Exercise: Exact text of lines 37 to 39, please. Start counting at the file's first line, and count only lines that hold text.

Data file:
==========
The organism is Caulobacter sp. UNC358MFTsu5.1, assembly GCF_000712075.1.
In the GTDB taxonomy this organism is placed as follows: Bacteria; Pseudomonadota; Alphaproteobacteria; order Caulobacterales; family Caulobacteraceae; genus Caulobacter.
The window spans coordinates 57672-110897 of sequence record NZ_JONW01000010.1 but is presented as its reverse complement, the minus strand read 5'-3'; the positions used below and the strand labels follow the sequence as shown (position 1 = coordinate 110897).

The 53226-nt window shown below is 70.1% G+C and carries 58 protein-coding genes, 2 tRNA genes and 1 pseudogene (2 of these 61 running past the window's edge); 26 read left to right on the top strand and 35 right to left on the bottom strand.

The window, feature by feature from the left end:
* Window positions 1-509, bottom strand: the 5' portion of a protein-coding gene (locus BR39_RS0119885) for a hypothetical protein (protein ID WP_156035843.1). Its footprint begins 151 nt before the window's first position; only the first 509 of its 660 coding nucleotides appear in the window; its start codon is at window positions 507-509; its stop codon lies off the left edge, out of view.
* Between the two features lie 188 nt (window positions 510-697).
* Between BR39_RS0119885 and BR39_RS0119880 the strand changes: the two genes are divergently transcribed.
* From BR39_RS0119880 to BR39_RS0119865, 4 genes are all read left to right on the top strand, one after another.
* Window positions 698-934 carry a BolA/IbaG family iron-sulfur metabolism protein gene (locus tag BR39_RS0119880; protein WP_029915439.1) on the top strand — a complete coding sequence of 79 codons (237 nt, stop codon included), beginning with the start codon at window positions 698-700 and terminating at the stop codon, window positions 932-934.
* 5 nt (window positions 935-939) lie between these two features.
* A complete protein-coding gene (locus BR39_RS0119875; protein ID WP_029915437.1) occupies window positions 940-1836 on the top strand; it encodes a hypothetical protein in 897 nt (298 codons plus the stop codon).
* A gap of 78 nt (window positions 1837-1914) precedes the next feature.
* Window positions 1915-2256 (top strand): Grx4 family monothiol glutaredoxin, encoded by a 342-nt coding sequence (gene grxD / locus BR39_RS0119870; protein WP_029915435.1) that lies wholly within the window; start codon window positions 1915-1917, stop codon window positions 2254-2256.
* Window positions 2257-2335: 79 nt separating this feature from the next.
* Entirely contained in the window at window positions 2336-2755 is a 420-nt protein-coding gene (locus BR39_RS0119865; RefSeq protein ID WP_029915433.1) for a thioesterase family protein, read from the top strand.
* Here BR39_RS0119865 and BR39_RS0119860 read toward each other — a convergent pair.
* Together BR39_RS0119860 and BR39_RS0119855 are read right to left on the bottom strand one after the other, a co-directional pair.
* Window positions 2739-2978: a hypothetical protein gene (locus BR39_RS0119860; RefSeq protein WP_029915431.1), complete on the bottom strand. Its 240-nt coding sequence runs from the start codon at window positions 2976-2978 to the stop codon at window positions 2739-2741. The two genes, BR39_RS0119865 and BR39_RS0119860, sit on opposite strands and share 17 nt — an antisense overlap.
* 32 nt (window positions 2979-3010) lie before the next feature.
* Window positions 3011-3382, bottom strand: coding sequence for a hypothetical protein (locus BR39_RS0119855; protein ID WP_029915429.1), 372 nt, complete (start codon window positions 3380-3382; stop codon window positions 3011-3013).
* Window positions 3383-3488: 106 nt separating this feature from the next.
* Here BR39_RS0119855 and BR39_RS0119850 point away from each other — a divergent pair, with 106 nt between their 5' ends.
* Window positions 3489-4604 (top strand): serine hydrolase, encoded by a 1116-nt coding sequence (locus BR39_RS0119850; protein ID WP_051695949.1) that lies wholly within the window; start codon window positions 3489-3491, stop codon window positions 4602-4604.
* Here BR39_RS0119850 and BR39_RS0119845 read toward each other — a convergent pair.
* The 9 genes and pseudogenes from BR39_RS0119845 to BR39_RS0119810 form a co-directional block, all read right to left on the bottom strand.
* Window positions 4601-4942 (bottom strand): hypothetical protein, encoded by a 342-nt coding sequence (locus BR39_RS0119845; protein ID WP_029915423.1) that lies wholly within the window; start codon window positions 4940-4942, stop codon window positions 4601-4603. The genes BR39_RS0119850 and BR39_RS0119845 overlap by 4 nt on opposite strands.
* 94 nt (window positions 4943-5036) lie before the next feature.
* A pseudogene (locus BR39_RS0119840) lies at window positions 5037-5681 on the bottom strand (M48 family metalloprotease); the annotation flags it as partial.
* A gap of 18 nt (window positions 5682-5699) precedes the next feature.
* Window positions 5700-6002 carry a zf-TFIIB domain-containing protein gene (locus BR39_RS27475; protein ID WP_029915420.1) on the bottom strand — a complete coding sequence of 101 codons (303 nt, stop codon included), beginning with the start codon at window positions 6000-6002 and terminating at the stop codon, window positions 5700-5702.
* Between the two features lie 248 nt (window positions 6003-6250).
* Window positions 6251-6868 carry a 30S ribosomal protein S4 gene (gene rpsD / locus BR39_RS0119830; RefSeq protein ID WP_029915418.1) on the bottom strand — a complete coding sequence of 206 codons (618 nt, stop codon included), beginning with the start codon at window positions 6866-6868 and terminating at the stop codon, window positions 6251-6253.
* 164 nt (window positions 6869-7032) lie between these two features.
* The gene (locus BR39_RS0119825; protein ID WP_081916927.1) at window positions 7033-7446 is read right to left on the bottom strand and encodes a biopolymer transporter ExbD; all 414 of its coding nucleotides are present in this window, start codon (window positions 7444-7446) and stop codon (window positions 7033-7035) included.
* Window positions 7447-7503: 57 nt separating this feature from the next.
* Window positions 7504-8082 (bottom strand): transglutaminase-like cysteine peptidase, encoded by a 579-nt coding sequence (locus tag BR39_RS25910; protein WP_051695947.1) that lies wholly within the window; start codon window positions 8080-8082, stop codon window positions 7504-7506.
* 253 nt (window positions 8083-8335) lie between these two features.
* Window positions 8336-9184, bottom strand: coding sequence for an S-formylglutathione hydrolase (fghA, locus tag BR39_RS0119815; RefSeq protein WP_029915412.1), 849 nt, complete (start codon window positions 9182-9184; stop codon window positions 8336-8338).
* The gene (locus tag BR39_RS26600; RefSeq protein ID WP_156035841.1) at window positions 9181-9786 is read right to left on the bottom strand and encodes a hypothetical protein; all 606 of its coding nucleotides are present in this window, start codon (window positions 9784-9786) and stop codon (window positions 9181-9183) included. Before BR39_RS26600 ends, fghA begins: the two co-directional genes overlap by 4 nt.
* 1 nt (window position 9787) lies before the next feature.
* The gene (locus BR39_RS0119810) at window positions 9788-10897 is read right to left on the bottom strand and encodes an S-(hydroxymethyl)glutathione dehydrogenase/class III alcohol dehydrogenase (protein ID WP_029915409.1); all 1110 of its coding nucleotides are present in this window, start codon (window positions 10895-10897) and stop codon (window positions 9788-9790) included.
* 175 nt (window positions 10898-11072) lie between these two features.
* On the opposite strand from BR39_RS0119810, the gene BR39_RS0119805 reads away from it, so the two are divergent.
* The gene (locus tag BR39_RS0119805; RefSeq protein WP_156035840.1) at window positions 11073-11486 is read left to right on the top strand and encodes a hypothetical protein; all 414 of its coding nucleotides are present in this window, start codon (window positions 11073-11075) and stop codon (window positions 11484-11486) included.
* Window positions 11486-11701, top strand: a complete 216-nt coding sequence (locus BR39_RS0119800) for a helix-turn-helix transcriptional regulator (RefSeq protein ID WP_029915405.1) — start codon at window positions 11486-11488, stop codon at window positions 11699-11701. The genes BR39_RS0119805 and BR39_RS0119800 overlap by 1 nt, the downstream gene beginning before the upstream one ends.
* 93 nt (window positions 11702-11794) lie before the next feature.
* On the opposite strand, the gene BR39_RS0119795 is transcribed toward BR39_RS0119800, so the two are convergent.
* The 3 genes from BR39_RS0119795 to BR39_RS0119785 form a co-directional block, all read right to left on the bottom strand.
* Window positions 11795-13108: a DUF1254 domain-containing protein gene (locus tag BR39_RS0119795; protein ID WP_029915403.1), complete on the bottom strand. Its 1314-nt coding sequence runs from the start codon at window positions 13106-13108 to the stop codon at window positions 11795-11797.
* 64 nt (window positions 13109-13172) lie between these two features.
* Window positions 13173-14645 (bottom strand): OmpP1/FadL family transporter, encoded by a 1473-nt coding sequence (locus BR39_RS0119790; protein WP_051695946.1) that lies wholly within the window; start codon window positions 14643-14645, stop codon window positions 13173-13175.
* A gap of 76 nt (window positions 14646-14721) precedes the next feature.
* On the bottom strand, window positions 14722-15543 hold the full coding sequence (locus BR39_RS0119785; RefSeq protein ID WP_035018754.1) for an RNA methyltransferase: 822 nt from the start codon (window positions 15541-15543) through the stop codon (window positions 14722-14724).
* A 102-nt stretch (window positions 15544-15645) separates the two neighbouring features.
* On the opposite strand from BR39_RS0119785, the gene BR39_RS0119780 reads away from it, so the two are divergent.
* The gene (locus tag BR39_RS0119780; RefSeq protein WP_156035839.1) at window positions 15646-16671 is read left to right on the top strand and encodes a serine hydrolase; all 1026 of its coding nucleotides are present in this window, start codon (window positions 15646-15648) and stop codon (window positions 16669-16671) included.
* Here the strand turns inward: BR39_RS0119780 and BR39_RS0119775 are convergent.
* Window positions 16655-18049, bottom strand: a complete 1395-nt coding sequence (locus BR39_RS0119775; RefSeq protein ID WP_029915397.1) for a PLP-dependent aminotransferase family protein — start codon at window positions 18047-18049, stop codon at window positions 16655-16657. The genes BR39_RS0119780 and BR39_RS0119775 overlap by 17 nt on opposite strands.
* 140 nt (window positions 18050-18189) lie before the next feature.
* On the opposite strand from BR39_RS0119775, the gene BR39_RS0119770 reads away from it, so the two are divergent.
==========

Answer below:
* Window positions 7504-8082 (bottom strand): transglutaminase-like cysteine peptidase, encoded by a 579-nt coding sequence (locus tag BR39_RS25910; protein WP_051695947.1) that lies wholly within the window; start codon window positions 8080-8082, stop codon window positions 7504-7506.
* 253 nt (window positions 8083-8335) lie between these two features.
* Window positions 8336-9184, bottom strand: coding sequence for an S-formylglutathione hydrolase (fghA, locus tag BR39_RS0119815; RefSeq protein WP_029915412.1), 849 nt, complete (start codon window positions 9182-9184; stop codon window positions 8336-8338).